Younger people, in particular, have a much greater propensity to embrace “hearables” as a cool, personal, and quality way to enjoy their favorite audio. And Latinos, Asian Americans, and African Americans are considerably more apt to fall into this camp as well. When you translate that into radio format consumption, it's not hard to define the ratings shortfall – especially in PPM markets.
That's because for as long as there have been meters, there's been a strong suspicion headphone listening has been severely undercounted due to the inaudible nature of this consumption. Remember that for the meter to credit listening, it has to “hear” an encoded radio signal. That doesn't happen while a user is wearing any type of headphones or earbuds.
In fairness to Arbitron and Nielsen, a dongle supplied to their panelists was designed as a workaround. But many industry observers have long agreed that few Nielsen respondents take the trouble to use this rather clunky accessory, created back in the days when headphones were uniformly connected by a cord, rather than by Bluetooth technology so common today.
So, after considerable grousing from broadcasters, Nielsen committed to getting to the bottom of this issue last year, commissioning studies of meter panelists representing multi-format listening, as well as demographic representation in terms of age, gender, and ethnicity. The mission was to identify the audience subgroups and their go-to formats where headphones are more (or less) commonly used to listen to broadcast radio.
From there, Nielsen's plan was to use this data to create listening models that can be applied to existing PPM ratings. And the hope has been that virtually every station in the biggest markets would see a boost in their ratings as a result of tacking on heretofore missing headphone listening.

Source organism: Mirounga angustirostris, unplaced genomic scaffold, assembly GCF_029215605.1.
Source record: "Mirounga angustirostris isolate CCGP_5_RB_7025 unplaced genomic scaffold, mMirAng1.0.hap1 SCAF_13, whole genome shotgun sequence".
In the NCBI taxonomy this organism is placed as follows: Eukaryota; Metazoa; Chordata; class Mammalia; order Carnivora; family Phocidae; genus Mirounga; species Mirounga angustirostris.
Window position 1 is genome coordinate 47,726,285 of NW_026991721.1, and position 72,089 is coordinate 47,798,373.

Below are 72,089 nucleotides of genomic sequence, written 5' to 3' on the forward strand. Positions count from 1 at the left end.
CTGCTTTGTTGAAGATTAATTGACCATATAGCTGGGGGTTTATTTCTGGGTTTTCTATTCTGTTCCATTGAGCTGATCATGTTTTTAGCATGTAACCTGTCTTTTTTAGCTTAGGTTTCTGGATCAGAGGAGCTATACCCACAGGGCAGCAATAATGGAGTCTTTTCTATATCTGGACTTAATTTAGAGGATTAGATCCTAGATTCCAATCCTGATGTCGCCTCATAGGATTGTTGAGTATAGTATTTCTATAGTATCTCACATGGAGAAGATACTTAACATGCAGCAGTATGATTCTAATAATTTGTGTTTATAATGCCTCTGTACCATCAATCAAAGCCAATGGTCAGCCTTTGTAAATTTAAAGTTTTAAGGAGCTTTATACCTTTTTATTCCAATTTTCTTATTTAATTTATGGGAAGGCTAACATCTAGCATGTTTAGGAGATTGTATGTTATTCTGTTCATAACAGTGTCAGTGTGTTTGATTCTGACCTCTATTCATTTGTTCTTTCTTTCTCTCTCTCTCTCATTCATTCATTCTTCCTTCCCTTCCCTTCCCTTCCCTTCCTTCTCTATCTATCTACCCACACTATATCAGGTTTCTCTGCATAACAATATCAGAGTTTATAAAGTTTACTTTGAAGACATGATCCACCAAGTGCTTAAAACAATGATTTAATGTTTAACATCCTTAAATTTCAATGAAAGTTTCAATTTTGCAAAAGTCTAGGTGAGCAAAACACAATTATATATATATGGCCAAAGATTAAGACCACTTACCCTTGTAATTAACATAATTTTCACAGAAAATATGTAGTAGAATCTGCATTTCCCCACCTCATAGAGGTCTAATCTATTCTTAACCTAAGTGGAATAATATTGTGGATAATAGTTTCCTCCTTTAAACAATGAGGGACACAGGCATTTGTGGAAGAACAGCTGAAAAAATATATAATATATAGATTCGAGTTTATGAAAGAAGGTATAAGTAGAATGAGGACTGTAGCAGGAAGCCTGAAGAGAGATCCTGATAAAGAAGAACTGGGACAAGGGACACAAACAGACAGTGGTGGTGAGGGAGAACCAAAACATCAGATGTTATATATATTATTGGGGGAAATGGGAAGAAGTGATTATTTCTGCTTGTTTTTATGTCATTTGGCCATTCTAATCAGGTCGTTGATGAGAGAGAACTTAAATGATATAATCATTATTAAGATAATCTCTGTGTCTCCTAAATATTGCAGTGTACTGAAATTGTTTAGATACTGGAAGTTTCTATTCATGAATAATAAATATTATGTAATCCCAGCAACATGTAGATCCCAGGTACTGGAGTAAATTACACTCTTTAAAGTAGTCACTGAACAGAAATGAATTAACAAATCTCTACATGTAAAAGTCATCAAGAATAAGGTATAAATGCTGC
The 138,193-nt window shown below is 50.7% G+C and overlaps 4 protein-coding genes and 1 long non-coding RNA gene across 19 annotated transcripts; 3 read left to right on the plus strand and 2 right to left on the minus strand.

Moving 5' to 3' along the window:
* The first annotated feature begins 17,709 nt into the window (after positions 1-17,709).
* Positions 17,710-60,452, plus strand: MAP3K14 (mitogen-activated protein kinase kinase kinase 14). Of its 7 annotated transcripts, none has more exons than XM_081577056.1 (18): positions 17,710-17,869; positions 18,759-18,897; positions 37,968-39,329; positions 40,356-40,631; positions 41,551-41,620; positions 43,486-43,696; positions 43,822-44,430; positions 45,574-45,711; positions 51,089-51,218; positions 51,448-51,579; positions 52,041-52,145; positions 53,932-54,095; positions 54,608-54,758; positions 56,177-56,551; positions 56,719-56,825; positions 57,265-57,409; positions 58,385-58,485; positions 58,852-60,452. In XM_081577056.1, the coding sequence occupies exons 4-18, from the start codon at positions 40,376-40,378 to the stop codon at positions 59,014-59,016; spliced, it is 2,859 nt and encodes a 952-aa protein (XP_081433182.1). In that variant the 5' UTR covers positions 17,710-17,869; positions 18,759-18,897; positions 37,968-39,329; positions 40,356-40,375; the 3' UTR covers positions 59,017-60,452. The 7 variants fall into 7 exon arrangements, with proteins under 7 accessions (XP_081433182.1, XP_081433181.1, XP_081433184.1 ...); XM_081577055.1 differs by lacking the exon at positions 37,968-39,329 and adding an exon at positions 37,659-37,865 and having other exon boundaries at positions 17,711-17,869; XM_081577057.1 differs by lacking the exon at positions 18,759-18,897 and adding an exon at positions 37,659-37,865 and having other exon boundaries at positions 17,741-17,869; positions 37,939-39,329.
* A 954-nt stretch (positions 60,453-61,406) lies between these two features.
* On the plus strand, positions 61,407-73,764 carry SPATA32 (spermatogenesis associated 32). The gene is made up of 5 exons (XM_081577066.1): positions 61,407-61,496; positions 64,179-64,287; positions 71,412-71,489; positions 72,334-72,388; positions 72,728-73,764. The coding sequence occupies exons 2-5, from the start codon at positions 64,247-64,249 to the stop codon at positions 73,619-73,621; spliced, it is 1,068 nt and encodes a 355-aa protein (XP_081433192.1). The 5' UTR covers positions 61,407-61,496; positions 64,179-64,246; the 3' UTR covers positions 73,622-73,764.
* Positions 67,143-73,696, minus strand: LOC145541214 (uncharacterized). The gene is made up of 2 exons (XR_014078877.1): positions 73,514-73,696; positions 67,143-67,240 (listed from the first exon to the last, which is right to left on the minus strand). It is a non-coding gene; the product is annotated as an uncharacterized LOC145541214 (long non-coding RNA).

It's easy to forget about something this minuscule while radio is fighting its way through a global pandemic. But ratings matter, COVID-19 or not. What's the status of this headphone study, and when can radio operators expect to see results?
An informed Nielsen source tells me both planned waves of their research have been completed. This data will first be shared with the Advisory Council and COLRAM, and then modeling will be done to determine how it will be applied to the ratings. The goal for deployment is 2021, and as I'm sure most broadcasters would agree, it cannot come soon enough.
That said, radio broadcasters shouldn't expect a windfall of stratospheric ratings increases. While headphone listening will likely be substantial when Nielsen releases this data, it is not a large part of overall radio listening.
In fact, it is likely to indicate that most audio consumption with headphones is occurring on the digital side of the street (via laptops and smartphones). Much fewer listen to terrestrial radio broadcasts via headphones, ear buds, or AirPods.